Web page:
New York based artists, Ryan and Trevor Oakes, recently exhibited a body of drawings and sculptures that collectively illustrate a modern approach to a timeless challenge. Breaking process down to a physical and almost scientific level, the twins produce mechanically assisted drawings that capture an accurate spatial perspective as it appears to the human eye. Exhibited alongside the drawings was their means of production, “a customized, curved easel and attached, rotatable head rest,” as quoted from the exhibition’s press release. By using this tool, the artists could harness a split-image vision that allowed them to render the most complicated cityscapes on curved canvases that mimic the shape of the eye. Their appropriately titled Concave Easel meshes the arts and sciences into a set of remarkably realistic spatial drawings. Before one might undermine the truth of these drawings as an art form, it is important to note that even Van Gogh was known to rely on similar inventions such as a perspectival frame.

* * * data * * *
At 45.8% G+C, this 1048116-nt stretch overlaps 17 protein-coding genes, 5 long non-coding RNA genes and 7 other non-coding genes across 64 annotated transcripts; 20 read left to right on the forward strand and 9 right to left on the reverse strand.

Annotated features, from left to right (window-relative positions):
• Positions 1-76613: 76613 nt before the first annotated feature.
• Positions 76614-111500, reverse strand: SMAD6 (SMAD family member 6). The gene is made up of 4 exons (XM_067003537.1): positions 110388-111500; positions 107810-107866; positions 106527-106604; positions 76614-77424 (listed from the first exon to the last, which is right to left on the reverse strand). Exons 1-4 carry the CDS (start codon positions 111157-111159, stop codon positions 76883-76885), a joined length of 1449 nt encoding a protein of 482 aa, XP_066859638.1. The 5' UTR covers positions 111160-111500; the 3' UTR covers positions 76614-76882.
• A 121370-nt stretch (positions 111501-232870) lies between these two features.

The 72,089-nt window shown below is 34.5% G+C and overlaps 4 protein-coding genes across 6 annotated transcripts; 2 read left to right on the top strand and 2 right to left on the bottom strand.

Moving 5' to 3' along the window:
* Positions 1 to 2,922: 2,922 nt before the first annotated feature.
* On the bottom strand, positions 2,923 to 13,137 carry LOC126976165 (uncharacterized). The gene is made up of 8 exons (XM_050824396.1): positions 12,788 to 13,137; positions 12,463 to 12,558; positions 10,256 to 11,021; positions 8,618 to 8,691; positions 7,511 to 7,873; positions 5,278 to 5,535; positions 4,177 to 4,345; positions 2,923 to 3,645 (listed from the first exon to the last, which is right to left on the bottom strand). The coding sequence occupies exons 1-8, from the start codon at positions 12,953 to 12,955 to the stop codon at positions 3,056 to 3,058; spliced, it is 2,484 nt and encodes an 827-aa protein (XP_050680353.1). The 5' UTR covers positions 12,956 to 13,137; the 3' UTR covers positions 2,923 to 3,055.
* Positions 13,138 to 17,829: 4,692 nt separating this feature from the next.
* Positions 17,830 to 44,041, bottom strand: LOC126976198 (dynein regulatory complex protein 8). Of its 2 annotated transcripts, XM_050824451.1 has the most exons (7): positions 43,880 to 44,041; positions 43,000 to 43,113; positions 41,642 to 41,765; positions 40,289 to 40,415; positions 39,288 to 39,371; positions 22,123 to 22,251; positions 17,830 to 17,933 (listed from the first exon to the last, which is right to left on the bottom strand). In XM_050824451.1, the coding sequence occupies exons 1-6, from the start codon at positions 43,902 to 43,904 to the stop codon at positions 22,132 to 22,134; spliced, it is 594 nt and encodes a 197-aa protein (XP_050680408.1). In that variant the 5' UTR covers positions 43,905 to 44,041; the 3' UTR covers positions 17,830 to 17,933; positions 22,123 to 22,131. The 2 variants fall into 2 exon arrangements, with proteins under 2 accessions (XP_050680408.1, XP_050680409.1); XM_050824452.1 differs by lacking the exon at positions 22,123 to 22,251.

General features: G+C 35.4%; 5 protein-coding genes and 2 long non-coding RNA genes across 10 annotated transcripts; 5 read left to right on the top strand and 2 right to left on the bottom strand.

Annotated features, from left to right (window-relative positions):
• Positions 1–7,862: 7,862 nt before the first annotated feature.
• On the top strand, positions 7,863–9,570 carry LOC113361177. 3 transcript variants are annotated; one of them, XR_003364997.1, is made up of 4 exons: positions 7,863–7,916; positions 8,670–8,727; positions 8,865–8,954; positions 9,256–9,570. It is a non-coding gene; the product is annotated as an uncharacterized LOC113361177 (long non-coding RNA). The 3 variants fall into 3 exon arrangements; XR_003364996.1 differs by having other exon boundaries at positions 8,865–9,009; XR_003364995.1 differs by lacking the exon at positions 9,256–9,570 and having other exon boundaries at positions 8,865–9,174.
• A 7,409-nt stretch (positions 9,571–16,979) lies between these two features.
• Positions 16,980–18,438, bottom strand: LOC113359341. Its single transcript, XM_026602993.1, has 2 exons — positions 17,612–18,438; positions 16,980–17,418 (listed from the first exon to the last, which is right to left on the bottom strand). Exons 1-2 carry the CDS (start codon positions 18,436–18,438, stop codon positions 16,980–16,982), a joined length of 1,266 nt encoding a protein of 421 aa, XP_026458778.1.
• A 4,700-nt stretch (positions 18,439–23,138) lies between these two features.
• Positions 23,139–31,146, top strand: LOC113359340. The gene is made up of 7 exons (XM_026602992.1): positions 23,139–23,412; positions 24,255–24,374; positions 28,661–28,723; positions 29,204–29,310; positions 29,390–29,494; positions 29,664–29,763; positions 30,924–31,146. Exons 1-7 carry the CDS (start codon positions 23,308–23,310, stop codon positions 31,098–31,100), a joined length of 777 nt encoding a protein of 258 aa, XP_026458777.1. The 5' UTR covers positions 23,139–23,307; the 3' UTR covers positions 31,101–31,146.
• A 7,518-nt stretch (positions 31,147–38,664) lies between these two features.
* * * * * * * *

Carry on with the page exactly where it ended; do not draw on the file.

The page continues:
The exhibition space itself failed to justly present the twin’s inventive exploration of perspective. The twin’s work was presented as a mere set of drawings and lacked any complementary material that might have sparked a more serious discussion. Communication between the viewer and artistry was nonexistent, and it was evident that several gallery-goers were unimpressed. Had there been a more effective dialogue between audience and artist, perhaps highlighting the innovation of timeless perspectival conventions and the scientific backbone behind the work, the exhibition would stand as strong as the series of drawings that is housed within.